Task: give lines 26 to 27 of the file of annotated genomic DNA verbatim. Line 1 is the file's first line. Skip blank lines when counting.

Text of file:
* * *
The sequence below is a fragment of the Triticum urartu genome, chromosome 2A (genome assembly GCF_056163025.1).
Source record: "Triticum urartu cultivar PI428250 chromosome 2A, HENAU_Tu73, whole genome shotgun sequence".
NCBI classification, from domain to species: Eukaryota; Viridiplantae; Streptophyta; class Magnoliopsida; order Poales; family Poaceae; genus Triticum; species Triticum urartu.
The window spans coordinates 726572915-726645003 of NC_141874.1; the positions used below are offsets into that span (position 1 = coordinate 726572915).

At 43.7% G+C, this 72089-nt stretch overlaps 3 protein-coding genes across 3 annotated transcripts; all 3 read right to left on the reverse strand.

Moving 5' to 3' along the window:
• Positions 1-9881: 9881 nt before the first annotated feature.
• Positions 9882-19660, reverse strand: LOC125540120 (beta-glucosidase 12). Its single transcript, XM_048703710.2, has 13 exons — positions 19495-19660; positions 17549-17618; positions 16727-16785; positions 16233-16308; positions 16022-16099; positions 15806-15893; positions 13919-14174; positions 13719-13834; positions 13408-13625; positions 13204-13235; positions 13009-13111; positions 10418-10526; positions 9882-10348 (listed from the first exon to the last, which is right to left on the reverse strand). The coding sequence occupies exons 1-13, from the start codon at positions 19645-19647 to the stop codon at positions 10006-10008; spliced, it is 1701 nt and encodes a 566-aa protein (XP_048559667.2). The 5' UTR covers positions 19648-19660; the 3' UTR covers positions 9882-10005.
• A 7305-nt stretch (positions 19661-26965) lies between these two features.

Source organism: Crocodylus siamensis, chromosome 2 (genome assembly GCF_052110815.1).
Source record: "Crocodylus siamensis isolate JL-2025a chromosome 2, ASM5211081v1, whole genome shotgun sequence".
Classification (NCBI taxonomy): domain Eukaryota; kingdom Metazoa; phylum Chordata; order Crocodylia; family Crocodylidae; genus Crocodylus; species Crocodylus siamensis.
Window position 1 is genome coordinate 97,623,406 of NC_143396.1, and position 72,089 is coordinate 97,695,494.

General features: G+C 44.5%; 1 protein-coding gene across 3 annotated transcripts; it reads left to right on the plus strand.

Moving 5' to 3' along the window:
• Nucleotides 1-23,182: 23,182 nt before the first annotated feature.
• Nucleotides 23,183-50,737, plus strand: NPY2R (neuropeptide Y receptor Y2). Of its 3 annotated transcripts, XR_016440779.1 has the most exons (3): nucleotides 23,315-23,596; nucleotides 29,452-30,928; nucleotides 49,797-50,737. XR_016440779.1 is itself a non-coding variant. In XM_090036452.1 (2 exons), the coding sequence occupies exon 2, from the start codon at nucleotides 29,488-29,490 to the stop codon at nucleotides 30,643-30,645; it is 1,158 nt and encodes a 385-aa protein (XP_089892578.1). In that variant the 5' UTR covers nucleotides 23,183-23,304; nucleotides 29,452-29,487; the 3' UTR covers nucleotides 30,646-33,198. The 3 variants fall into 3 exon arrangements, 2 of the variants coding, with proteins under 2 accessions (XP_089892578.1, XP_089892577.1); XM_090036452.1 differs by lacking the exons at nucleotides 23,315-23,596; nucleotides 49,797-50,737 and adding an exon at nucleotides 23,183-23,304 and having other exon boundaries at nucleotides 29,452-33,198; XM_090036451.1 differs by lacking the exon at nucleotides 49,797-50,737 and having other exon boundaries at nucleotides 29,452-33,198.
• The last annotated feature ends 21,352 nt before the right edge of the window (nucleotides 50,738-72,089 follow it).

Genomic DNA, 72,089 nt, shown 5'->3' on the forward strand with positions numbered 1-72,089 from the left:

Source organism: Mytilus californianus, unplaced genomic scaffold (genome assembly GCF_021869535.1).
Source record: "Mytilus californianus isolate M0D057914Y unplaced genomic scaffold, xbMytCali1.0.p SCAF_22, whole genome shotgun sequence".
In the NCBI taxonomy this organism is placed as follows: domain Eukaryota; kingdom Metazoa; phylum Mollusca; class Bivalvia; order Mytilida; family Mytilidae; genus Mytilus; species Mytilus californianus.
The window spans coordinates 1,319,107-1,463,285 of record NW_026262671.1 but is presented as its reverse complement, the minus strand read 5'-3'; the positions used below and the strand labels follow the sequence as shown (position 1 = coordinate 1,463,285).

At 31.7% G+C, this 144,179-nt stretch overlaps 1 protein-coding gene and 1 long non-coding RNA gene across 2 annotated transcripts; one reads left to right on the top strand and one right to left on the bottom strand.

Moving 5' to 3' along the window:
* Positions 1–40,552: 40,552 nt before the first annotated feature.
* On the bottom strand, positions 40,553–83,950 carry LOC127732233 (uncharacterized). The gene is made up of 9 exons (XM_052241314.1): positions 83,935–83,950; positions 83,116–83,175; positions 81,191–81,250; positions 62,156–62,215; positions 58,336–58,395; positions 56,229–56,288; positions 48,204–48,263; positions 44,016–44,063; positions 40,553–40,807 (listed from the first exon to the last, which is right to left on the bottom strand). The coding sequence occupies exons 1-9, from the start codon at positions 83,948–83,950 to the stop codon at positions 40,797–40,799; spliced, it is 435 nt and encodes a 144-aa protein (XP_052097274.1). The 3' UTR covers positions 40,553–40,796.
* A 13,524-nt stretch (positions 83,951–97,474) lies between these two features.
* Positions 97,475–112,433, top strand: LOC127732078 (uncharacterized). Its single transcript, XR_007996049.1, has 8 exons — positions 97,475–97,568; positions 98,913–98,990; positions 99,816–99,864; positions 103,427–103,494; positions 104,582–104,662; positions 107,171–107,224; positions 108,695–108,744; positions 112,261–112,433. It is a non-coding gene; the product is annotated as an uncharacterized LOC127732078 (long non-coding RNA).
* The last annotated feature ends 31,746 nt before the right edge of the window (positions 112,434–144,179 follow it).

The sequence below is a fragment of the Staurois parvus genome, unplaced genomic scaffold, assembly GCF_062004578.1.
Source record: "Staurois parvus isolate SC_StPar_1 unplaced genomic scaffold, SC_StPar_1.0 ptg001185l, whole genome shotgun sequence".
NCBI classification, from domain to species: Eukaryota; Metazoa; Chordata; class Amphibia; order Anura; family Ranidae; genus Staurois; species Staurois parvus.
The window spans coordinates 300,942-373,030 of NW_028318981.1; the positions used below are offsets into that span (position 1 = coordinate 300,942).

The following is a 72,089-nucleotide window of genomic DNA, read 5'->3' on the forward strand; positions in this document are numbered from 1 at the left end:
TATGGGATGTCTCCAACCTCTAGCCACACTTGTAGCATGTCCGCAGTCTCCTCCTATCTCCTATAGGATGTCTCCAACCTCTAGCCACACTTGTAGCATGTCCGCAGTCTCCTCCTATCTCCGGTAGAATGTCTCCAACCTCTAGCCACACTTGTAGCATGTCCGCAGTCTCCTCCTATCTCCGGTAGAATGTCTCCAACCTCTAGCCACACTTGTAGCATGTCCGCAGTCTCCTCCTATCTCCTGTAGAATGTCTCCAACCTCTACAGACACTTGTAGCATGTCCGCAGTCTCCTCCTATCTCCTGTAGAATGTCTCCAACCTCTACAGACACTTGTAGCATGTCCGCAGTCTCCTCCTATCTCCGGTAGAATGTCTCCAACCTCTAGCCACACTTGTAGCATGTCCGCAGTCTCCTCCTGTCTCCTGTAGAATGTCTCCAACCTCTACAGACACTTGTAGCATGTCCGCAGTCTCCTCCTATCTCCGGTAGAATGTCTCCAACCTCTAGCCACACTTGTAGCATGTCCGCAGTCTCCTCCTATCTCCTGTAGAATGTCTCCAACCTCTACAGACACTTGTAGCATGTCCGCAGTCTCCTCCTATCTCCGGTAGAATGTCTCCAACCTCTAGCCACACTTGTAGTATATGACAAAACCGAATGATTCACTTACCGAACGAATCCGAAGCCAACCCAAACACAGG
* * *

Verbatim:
* Positions 1–40,552: 40,552 nt before the first annotated feature.
* On the bottom strand, positions 40,553–83,950 carry LOC127732233 (uncharacterized). The gene is made up of 9 exons (XM_052241314.1): positions 83,935–83,950; positions 83,116–83,175; positions 81,191–81,250; positions 62,156–62,215; positions 58,336–58,395; positions 56,229–56,288; positions 48,204–48,263; positions 44,016–44,063; positions 40,553–40,807 (listed from the first exon to the last, which is right to left on the bottom strand). The coding sequence occupies exons 1-9, from the start codon at positions 83,948–83,950 to the stop codon at positions 40,797–40,799; spliced, it is 435 nt and encodes a 144-aa protein (XP_052097274.1). The 3' UTR covers positions 40,553–40,796.